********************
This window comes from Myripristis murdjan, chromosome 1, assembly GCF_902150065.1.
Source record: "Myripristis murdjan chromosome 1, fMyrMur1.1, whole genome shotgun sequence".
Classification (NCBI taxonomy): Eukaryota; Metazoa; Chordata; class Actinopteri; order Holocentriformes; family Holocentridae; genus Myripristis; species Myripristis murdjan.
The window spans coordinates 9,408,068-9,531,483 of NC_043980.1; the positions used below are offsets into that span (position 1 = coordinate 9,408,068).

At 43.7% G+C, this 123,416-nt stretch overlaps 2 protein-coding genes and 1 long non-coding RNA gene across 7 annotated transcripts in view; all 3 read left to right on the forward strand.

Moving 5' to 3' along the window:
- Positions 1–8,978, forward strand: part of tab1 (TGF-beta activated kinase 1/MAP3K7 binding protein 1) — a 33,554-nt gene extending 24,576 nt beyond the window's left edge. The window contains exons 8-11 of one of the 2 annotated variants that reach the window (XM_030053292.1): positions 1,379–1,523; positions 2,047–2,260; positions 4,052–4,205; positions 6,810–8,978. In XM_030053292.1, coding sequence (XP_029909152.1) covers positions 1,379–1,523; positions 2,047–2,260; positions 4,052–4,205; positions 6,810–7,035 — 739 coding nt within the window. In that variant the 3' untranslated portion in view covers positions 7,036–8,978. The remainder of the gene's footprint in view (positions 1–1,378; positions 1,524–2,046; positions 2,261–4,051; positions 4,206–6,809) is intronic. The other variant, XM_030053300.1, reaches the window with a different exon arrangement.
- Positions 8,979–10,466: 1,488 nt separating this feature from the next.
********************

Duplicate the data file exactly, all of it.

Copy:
This window comes from Myripristis murdjan, chromosome 1, assembly GCF_902150065.1.
Source record: "Myripristis murdjan chromosome 1, fMyrMur1.1, whole genome shotgun sequence".
Classification (NCBI taxonomy): Eukaryota; Metazoa; Chordata; class Actinopteri; order Holocentriformes; family Holocentridae; genus Myripristis; species Myripristis murdjan.
The window spans coordinates 9,408,068-9,531,483 of NC_043980.1; the positions used below are offsets into that span (position 1 = coordinate 9,408,068).

At 43.7% G+C, this 123,416-nt stretch overlaps 2 protein-coding genes and 1 long non-coding RNA gene across 7 annotated transcripts in view; all 3 read left to right on the forward strand.

Moving 5' to 3' along the window:
- Positions 1–8,978, forward strand: part of tab1 (TGF-beta activated kinase 1/MAP3K7 binding protein 1) — a 33,554-nt gene extending 24,576 nt beyond the window's left edge. The window contains exons 8-11 of one of the 2 annotated variants that reach the window (XM_030053292.1): positions 1,379–1,523; positions 2,047–2,260; positions 4,052–4,205; positions 6,810–8,978. In XM_030053292.1, coding sequence (XP_029909152.1) covers positions 1,379–1,523; positions 2,047–2,260; positions 4,052–4,205; positions 6,810–7,035 — 739 coding nt within the window. In that variant the 3' untranslated portion in view covers positions 7,036–8,978. The remainder of the gene's footprint in view (positions 1–1,378; positions 1,524–2,046; positions 2,261–4,051; positions 4,206–6,809) is intronic. The other variant, XM_030053300.1, reaches the window with a different exon arrangement.
- Positions 8,979–10,466: 1,488 nt separating this feature from the next.